Nov 23, 2021
We will continue working for a fair and inclusive net-zero transition. From an advocacy perspective, that means making the case for emerging markets to receive the support, time and resources they need to transition successfully. From an investment perspective, we will remain focused on funding solution-providers that are enabling the transition to a low-carbon economy in both developed and emerging markets and funding the transition directly in emerging markets.
We believe strongly that divesting from heavy emitters won’t get the world to net zero. So, we are committed to working with high-emitting countries and companies to ensure they have credible transition plans. As investors, we think the biggest positive impact we can make is to support real-world emissions reductions, rather than simply creating ‘low-carbon portfolios’.
The first step is for investors to recognise that emerging and developed markets will necessarily decarbonise at different speeds, and to develop approaches to measuring net-zero alignment that reflect this. On average, the world needs to reduce emissions by about 7-8% per annum. But whereas developed markets need to cut their carbon emissions by 50% by 2030, for many emerging markets that figure is lower than 30% under a realistic and fair decarbonisation scenario.
The second step is for asset owners and managers to focus not on reducing their portfolio-level carbon footprints, but on financing solutions that generate real-world reductions in emissions. Finally, we need innovative financial instruments that will help to channel the very substantial amount of capital required to fund emerging markets’ transition.
*For an in-depth discussion on this topic, see our paper ‘No one left behind’
The energy sector accounts for 30-45% of global emissions, so this is a major focus for us. Add in transport, and that’s about 60% of emissions – but of course the primary solution for decarbonising transport is to switch to electric vehicles, which brings us back to decarbonising energy.
For countries with coal-heavy energy systems like South Africa, Vietnam, the Philippines and Indonesia, we look to finance four areas. The first is clean-energy infrastructure, such as solar and wind farms, batteries and so on. The private sector can generally be relied on to finance this. The second area, which is often overlooked, is upgrading the electricity grid to integrate renewables and meet the new demands that will be placed on it, such as vehicle-charging. Again, on the whole this can be financed privately.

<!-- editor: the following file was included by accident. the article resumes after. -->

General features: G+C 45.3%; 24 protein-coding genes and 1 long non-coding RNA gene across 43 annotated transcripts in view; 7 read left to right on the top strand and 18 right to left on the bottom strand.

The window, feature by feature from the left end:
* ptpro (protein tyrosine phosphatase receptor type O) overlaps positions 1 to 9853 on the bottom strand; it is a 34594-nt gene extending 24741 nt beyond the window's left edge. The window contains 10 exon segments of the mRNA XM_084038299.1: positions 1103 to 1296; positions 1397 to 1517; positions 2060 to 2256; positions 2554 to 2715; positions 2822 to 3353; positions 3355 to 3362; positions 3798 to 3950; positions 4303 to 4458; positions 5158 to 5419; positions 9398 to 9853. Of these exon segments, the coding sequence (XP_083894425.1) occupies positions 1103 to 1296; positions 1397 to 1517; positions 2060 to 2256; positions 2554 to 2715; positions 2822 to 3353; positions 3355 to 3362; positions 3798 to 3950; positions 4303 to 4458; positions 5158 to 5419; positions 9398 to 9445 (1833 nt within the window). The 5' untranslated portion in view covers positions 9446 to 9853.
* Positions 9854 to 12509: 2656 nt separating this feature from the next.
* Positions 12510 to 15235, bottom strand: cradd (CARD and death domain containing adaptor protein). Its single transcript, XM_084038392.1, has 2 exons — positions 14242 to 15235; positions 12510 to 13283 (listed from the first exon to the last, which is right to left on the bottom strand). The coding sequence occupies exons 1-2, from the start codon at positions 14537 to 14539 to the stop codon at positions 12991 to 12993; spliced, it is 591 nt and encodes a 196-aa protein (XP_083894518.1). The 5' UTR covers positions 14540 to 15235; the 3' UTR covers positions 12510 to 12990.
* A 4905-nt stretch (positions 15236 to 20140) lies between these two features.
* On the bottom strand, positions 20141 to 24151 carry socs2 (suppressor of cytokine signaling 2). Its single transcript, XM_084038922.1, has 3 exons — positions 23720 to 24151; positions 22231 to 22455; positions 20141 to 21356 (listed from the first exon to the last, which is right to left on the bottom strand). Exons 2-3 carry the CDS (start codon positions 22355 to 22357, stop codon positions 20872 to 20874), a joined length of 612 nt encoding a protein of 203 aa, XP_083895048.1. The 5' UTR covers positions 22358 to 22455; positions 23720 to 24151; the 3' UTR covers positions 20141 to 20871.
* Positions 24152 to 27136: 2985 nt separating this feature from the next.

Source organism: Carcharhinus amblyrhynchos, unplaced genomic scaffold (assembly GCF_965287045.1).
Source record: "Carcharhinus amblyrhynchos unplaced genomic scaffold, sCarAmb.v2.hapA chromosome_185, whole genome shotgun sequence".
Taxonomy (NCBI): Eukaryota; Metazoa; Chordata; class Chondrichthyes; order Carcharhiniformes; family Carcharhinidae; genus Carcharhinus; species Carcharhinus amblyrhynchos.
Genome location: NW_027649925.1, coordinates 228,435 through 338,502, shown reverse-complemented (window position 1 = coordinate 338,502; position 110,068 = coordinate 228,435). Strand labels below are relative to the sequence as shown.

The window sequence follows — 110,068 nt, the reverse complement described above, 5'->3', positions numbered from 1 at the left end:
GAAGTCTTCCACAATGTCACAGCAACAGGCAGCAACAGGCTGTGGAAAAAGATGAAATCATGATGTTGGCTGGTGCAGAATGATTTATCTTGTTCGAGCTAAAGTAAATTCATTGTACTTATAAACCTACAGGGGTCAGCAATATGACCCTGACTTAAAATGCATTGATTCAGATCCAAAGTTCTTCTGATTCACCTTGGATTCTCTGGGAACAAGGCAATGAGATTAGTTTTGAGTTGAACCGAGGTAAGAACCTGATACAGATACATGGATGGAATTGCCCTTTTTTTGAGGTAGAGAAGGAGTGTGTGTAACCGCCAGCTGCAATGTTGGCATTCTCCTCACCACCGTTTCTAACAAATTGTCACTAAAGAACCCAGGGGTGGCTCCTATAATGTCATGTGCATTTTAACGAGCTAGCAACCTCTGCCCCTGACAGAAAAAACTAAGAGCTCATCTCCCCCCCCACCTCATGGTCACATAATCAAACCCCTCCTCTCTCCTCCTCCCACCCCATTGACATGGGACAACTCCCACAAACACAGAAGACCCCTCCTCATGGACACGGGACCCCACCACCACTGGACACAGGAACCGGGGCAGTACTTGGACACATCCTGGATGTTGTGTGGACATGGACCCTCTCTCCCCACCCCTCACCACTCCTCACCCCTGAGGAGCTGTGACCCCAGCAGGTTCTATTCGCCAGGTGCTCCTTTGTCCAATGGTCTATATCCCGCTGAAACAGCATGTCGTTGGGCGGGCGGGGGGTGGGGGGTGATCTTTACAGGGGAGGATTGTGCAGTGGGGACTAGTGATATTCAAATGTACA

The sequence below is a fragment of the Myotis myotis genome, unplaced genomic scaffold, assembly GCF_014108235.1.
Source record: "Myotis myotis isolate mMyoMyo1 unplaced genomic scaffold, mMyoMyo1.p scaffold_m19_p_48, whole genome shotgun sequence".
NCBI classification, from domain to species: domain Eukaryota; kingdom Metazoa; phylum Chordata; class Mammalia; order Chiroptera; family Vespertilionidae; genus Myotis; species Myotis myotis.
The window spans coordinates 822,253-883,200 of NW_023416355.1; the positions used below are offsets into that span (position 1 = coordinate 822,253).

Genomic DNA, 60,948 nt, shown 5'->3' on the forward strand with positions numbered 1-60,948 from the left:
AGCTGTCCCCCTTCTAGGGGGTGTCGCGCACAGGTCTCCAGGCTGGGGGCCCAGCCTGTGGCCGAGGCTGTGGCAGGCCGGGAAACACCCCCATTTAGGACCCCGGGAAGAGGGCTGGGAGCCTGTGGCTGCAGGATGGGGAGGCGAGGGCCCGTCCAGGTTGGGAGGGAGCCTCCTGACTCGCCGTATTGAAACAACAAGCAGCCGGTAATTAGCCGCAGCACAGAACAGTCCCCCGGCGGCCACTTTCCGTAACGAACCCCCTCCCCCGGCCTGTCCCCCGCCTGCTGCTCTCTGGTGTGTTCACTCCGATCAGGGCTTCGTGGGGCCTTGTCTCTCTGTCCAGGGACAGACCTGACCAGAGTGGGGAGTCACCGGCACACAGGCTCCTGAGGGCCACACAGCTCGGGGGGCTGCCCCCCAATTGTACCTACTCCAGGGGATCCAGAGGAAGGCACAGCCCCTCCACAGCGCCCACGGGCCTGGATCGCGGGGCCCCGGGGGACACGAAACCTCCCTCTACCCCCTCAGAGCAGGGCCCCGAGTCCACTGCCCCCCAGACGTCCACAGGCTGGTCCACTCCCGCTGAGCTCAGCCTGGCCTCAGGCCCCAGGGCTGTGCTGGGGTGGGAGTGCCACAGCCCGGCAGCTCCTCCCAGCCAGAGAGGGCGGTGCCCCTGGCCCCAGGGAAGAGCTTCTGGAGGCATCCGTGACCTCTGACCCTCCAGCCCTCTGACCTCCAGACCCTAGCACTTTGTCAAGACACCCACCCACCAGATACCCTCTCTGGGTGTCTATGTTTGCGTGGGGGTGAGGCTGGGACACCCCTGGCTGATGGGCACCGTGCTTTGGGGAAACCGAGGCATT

The final areas require more creative financing solutions. The third one is providing adequate funding so that communities that currently depend on heavy-emitting industries – such as those in coal-mining towns, for example – are not negatively impacted by the shift to cleaner energy. And the fourth is to incentivise utilities to retire coal plants earlier than they might on a purely economic basis. I think we need to establish new financial mechanisms for the latter in particular.
Emerging markets currently produce 50% of global emissions, though they account for less than 25% of the stock of emissions in the atmosphere. But by 2030, their share of total emissions is going to be 90%. So, if the developed world doesn’t help to tackle emerging markets’ emissions, even if it achieves net zero itself, it is going to face severe climate impacts.
It is clear that climate change, and the world’s response to it, is going to have a major influence on asset values and investment outcomes. So, we want our investment teams to continue developing their knowledge of climate risks and opportunities, and crucially to be able to apply this expertise in their portfolios for the benefit of our clients.
It is increasingly important that investors can evaluate and model both physical climate risks – such as those arising from more frequent extreme weather events, and from longer-term climatic shifts – as well as transition risks. The latter – which are the potential impacts on asset values arising from changes in regulation or consumption patterns due to the world’s response to climate change – are the more immediate risks. We have seen some dramatic price moves already linked to transition risks. For example, the average valuation multiple on coal companies has declined four-fold in the last decade.
Investors need to understand which sectors are most exposed to these climate risks, and to be able to price them. Our work with Imperial has been very helpful in developing our skillset in this area.
With Western central-bank policy normalising, economic growth rates diverging and global trade still readjusting to life after lockdown, investors have a complex environment to navigate in 2022.
Ninety One’s portfolio managers assess the outlook across their asset classes and regions.
Our team also takes a deep dive into the outlook for emerging markets, as well as into how sustainability will drive investment outcomes next year and beyond.